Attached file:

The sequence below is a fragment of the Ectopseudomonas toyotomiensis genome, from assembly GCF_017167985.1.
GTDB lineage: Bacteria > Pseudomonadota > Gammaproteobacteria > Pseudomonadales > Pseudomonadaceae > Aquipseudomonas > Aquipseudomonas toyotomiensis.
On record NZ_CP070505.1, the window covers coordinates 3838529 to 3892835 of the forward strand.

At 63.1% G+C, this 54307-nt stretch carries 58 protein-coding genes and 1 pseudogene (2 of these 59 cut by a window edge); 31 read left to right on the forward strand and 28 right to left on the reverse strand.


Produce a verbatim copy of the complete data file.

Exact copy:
The sequence below is a fragment of the Ectopseudomonas toyotomiensis genome, from assembly GCF_017167985.1.
GTDB lineage: Bacteria > Pseudomonadota > Gammaproteobacteria > Pseudomonadales > Pseudomonadaceae > Aquipseudomonas > Aquipseudomonas toyotomiensis.
On record NZ_CP070505.1, the window covers coordinates 3838529 to 3892835 of the forward strand.

At 63.1% G+C, this 54307-nt stretch carries 58 protein-coding genes and 1 pseudogene (2 of these 59 cut by a window edge); 31 read left to right on the forward strand and 28 right to left on the reverse strand.